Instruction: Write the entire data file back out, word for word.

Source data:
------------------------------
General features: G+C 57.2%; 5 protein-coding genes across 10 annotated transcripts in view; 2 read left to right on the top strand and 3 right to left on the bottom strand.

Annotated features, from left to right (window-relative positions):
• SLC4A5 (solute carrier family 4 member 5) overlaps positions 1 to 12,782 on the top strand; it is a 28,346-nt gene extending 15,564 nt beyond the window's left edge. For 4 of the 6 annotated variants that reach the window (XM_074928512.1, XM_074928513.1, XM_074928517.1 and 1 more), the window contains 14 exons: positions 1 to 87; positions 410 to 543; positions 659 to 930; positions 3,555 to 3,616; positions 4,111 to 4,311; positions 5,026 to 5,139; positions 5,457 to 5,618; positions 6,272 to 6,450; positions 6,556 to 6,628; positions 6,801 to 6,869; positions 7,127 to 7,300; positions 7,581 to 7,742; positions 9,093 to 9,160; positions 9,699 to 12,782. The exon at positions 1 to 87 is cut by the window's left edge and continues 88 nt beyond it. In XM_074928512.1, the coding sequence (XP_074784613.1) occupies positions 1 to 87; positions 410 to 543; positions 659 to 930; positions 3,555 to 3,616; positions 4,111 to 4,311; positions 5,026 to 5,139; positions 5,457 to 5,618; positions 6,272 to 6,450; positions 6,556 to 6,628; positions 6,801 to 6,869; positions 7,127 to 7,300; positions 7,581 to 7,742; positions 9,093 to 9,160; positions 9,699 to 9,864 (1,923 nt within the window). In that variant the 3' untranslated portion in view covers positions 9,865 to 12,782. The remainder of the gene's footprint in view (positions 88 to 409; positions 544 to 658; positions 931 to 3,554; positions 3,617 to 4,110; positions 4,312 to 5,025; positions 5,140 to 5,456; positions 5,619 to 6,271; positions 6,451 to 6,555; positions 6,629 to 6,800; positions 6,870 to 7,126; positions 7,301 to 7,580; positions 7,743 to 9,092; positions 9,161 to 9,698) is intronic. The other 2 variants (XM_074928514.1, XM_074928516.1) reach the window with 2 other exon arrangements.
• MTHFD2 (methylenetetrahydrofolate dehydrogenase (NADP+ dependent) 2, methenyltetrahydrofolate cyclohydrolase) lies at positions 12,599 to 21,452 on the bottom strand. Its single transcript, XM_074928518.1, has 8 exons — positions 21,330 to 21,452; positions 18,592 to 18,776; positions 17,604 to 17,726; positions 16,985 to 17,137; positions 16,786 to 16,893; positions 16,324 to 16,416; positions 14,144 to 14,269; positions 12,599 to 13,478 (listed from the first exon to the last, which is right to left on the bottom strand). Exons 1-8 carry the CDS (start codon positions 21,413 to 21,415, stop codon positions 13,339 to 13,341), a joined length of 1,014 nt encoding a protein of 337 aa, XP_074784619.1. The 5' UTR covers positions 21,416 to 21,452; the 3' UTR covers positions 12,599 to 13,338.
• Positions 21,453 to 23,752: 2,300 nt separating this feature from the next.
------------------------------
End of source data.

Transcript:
General features: G+C 57.2%; 5 protein-coding genes across 10 annotated transcripts in view; 2 read left to right on the top strand and 3 right to left on the bottom strand.

Annotated features, from left to right (window-relative positions):
• SLC4A5 (solute carrier family 4 member 5) overlaps positions 1 to 12,782 on the top strand; it is a 28,346-nt gene extending 15,564 nt beyond the window's left edge. For 4 of the 6 annotated variants that reach the window (XM_074928512.1, XM_074928513.1, XM_074928517.1 and 1 more), the window contains 14 exons: positions 1 to 87; positions 410 to 543; positions 659 to 930; positions 3,555 to 3,616; positions 4,111 to 4,311; positions 5,026 to 5,139; positions 5,457 to 5,618; positions 6,272 to 6,450; positions 6,556 to 6,628; positions 6,801 to 6,869; positions 7,127 to 7,300; positions 7,581 to 7,742; positions 9,093 to 9,160; positions 9,699 to 12,782. The exon at positions 1 to 87 is cut by the window's left edge and continues 88 nt beyond it. In XM_074928512.1, the coding sequence (XP_074784613.1) occupies positions 1 to 87; positions 410 to 543; positions 659 to 930; positions 3,555 to 3,616; positions 4,111 to 4,311; positions 5,026 to 5,139; positions 5,457 to 5,618; positions 6,272 to 6,450; positions 6,556 to 6,628; positions 6,801 to 6,869; positions 7,127 to 7,300; positions 7,581 to 7,742; positions 9,093 to 9,160; positions 9,699 to 9,864 (1,923 nt within the window). In that variant the 3' untranslated portion in view covers positions 9,865 to 12,782. The remainder of the gene's footprint in view (positions 88 to 409; positions 544 to 658; positions 931 to 3,554; positions 3,617 to 4,110; positions 4,312 to 5,025; positions 5,140 to 5,456; positions 5,619 to 6,271; positions 6,451 to 6,555; positions 6,629 to 6,800; positions 6,870 to 7,126; positions 7,301 to 7,580; positions 7,743 to 9,092; positions 9,161 to 9,698) is intronic. The other 2 variants (XM_074928514.1, XM_074928516.1) reach the window with 2 other exon arrangements.
• MTHFD2 (methylenetetrahydrofolate dehydrogenase (NADP+ dependent) 2, methenyltetrahydrofolate cyclohydrolase) lies at positions 12,599 to 21,452 on the bottom strand. Its single transcript, XM_074928518.1, has 8 exons — positions 21,330 to 21,452; positions 18,592 to 18,776; positions 17,604 to 17,726; positions 16,985 to 17,137; positions 16,786 to 16,893; positions 16,324 to 16,416; positions 14,144 to 14,269; positions 12,599 to 13,478 (listed from the first exon to the last, which is right to left on the bottom strand). Exons 1-8 carry the CDS (start codon positions 21,413 to 21,415, stop codon positions 13,339 to 13,341), a joined length of 1,014 nt encoding a protein of 337 aa, XP_074784619.1. The 5' UTR covers positions 21,416 to 21,452; the 3' UTR covers positions 12,599 to 13,338.
• Positions 21,453 to 23,752: 2,300 nt separating this feature from the next.